- Air Travel: This method of travel is another main contributor to climate change. The demanding tour schedules many artists face can be prepared better to help reduce emissions by at 20% by 2025. To do this, the Tyndall Centre recommends the music industry begins supporting low carbon air travel modes as well as reducing their tour schedules or scheduling their tours in a way that will reduce their time in the air.
These are just some of the contributions the Tyndall Centre has made as part of their research, and does not comprise of all of the recommendations they have put forth thus far. To read all of their recommendations you may do so here.
Why carbon offsets aren’t enough
Carbon offsets are a simple solution for a not-so-simple problem. At their core they help balance out the amount of carbon emissions every year through green energy programs that seek to address the issues of pollution. Some examples of carbon offsets include planting trees that absorb carbon dioxide and emit clean oxygen; implementing green energy where possible such as wind, solar, and geothermal; and capping how much fossil fuel is used every year.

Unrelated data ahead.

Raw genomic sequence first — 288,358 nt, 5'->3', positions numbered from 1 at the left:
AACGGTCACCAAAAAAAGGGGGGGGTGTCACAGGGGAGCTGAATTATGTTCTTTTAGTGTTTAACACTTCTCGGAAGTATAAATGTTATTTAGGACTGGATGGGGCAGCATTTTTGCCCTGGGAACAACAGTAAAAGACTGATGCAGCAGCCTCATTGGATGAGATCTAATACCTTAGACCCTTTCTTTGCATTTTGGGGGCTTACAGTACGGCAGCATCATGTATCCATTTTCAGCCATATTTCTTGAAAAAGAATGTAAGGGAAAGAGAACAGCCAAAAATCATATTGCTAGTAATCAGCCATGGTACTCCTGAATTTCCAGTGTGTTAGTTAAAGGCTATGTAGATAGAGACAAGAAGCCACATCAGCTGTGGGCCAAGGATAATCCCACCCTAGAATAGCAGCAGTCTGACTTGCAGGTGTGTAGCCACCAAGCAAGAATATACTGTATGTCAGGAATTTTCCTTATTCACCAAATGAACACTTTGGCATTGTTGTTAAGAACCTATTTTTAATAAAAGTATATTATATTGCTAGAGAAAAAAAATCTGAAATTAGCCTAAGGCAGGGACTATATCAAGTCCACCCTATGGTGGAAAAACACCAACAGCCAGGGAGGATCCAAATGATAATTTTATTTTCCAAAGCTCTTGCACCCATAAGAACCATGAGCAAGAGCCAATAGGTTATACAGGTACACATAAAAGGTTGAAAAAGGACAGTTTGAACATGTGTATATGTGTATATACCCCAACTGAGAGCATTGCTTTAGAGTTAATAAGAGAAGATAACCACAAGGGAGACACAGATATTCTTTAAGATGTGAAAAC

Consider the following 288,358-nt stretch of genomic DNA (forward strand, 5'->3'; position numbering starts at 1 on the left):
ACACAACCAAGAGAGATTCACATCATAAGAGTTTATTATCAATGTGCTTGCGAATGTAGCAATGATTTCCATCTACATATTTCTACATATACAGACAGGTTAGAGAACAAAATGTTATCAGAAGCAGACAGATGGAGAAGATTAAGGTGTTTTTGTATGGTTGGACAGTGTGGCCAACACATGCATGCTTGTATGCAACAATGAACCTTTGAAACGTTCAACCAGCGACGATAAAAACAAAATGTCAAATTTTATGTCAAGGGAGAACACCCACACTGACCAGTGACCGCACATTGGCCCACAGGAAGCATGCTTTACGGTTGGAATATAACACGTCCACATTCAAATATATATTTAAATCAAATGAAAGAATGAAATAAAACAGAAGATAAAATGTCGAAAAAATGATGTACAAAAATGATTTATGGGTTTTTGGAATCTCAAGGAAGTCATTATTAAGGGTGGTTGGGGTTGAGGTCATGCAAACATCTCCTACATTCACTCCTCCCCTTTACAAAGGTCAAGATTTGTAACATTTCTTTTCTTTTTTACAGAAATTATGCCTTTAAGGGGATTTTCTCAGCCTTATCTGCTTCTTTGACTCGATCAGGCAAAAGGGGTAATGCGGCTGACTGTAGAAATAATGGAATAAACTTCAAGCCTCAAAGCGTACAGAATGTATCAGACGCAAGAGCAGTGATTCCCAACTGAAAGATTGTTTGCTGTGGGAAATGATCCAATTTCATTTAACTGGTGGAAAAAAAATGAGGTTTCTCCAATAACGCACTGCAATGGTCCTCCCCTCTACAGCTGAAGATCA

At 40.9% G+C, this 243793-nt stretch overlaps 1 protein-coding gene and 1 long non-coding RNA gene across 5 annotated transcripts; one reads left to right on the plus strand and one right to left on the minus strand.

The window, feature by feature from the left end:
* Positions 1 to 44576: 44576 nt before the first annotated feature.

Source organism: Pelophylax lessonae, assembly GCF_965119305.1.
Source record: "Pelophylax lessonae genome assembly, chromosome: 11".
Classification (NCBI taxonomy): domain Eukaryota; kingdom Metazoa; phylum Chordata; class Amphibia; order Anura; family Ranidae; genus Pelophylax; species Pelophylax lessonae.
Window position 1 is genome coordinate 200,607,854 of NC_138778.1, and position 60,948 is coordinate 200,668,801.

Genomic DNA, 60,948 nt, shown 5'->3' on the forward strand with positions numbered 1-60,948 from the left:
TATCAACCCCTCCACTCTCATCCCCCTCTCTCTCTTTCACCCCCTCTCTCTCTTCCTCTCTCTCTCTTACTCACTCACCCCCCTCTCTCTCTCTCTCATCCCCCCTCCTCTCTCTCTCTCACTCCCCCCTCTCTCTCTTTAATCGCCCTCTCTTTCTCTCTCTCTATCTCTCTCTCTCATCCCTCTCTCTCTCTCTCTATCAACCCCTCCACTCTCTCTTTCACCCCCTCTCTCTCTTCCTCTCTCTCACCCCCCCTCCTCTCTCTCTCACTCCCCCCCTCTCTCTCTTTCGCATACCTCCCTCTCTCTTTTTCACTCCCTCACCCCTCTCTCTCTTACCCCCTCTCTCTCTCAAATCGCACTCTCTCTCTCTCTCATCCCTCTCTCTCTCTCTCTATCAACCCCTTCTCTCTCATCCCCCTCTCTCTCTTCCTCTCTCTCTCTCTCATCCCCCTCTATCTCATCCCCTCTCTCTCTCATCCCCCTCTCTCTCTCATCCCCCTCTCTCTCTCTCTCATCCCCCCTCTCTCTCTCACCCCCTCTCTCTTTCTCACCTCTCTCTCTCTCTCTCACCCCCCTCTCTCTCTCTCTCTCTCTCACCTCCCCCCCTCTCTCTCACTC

Massive Attack have been utilizing many carbon offsets to help reduce their footprint over the course of the last 20 years. They have been devoted to donating proceeds from their shows to planting trees. They also travel via train (instead of flying, which is a top-five contributor to carbon emissions worldwide) whenever possible, and they use local materials to help build sets to eliminate the need for shipping. They also bring the least amount of equipment possible to reduce the amount of electricity they use.
While carbon offsets have been implemented by every country over the last 10 to 15 years, they also don’t go far enough to help reduce climate change on their own. This is because carbon offsets are completely voluntary, countries and corporations are not required to participate or adopt carbon offset programs.